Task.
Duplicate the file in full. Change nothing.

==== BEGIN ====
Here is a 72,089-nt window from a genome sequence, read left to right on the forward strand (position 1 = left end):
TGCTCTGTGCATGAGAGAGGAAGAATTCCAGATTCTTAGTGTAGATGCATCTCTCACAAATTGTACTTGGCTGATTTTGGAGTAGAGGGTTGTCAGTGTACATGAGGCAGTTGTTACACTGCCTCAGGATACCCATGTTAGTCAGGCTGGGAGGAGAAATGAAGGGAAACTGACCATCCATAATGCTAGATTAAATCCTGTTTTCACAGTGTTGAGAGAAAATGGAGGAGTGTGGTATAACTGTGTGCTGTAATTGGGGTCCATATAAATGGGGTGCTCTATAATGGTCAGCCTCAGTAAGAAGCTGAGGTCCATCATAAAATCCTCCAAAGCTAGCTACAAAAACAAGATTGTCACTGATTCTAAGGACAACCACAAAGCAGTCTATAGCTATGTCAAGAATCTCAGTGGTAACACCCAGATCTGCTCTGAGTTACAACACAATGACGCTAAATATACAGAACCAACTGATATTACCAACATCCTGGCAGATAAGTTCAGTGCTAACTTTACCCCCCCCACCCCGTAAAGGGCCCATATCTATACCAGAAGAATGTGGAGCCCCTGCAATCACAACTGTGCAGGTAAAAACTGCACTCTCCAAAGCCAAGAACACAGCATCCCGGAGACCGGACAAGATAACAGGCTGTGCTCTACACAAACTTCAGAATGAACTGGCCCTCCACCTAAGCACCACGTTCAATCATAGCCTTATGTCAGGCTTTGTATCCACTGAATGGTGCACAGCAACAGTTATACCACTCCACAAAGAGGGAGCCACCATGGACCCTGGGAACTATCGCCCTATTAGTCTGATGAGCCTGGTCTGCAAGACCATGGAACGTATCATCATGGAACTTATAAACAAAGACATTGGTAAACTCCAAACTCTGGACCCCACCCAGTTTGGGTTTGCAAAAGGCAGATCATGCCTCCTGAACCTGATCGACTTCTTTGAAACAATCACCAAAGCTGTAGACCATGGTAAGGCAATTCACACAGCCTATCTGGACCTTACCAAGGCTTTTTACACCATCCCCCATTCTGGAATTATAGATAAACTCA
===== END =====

Here is a 72,089-nt window from a genome sequence, read left to right on the forward strand (position 1 = left end):
TGCTCTGTGCATGAGAGAGGAAGAATTCCAGATTCTTAGTGTAGATGCATCTCTCACAAATTGTACTTGGCTGATTTTGGAGTAGAGGGTTGTCAGTGTACATGAGGCAGTTGTTACACTGCCTCAGGATACCCATGTTAGTCAGGCTGGGAGGAGAAATGAAGGGAAACTGACCATCCATAATGCTAGATTAAATCCTGTTTTCACAGTGTTGAGAGAAAATGGAGGAGTGTGGTATAACTGTGTGCTGTAATTGGGGTCCATATAAATGGGGTGCTCTATAATGGTCAGCCTCAGTAAGAAGCTGAGGTCCATCATAAAATCCTCCAAAGCTAGCTACAAAAACAAGATTGTCACTGATTCTAAGGACAACCACAAAGCAGTCTATAGCTATGTCAAGAATCTCAGTGGTAACACCCAGATCTGCTCTGAGTTACAACACAATGACGCTAAATATACAGAACCAACTGATATTACCAACATCCTGGCAGATAAGTTCAGTGCTAACTTTACCCCCCCCACCCCGTAAAGGGCCCATATCTATACCAGAAGAATGTGGAGCCCCTGCAATCACAACTGTGCAGGTAAAAACTGCACTCTCCAAAGCCAAGAACACAGCATCCCGGAGACCGGACAAGATAACAGGCTGTGCTCTACACAAACTTCAGAATGAACTGGCCCTCCACCTAAGCACCACGTTCAATCATAGCCTTATGTCAGGCTTTGTATCCACTGAATGGTGCACAGCAACAGTTATACCACTCCACAAAGAGGGAGCCACCATGGACCCTGGGAACTATCGCCCTATTAGTCTGATGAGCCTGGTCTGCAAGACCATGGAACGTATCATCATGGAACTTATAAACAAAGACATTGGTAAACTCCAAACTCTGGACCCCACCCAGTTTGGGTTTGCAAAAGGCAGATCATGCCTCCTGAACCTGATCGACTTCTTTGAAACAATCACCAAAGCTGTAGACCATGGTAAGGCAATTCACACAGCCTATCTGGACCTTACCAAGGCTTTTTACACCATCCCCCATTCTGGAATTATAGATAAACTCA